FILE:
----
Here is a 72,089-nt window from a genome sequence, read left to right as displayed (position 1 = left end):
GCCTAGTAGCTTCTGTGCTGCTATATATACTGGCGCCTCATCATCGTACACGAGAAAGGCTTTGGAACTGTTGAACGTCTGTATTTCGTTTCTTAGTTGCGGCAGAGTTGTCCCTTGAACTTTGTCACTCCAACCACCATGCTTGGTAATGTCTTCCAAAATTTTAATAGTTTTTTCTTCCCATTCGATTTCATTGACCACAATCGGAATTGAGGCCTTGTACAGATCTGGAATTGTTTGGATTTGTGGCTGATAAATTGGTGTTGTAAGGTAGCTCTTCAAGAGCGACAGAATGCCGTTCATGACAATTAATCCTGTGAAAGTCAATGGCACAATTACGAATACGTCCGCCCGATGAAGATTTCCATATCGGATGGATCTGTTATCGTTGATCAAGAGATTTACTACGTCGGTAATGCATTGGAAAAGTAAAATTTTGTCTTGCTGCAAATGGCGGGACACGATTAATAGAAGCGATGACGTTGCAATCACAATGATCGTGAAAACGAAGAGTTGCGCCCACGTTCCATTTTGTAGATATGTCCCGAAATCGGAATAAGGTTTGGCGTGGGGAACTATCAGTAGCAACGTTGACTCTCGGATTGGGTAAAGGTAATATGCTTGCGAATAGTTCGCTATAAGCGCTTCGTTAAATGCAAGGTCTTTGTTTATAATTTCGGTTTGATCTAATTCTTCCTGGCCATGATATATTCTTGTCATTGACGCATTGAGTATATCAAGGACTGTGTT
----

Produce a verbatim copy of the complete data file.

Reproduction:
Here is a 72,089-nt window from a genome sequence, read left to right as displayed (position 1 = left end):
GCCTAGTAGCTTCTGTGCTGCTATATATACTGGCGCCTCATCATCGTACACGAGAAAGGCTTTGGAACTGTTGAACGTCTGTATTTCGTTTCTTAGTTGCGGCAGAGTTGTCCCTTGAACTTTGTCACTCCAACCACCATGCTTGGTAATGTCTTCCAAAATTTTAATAGTTTTTTCTTCCCATTCGATTTCATTGACCACAATCGGAATTGAGGCCTTGTACAGATCTGGAATTGTTTGGATTTGTGGCTGATAAATTGGTGTTGTAAGGTAGCTCTTCAAGAGCGACAGAATGCCGTTCATGACAATTAATCCTGTGAAAGTCAATGGCACAATTACGAATACGTCCGCCCGATGAAGATTTCCATATCGGATGGATCTGTTATCGTTGATCAAGAGATTTACTACGTCGGTAATGCATTGGAAAAGTAAAATTTTGTCTTGCTGCAAATGGCGGGACACGATTAATAGAAGCGATGACGTTGCAATCACAATGATCGTGAAAACGAAGAGTTGCGCCCACGTTCCATTTTGTAGATATGTCCCGAAATCGGAATAAGGTTTGGCGTGGGGAACTATCAGTAGCAACGTTGACTCTCGGATTGGGTAAAGGTAATATGCTTGCGAATAGTTCGCTATAAGCGCTTCGTTAAATGCAAGGTCTTTGTTTATAATTTCGGTTTGATCTAATTCTTCCTGGCCATGATATATTCTTGTCATTGACGCATTGAGTATATCAAGGACTGTGTT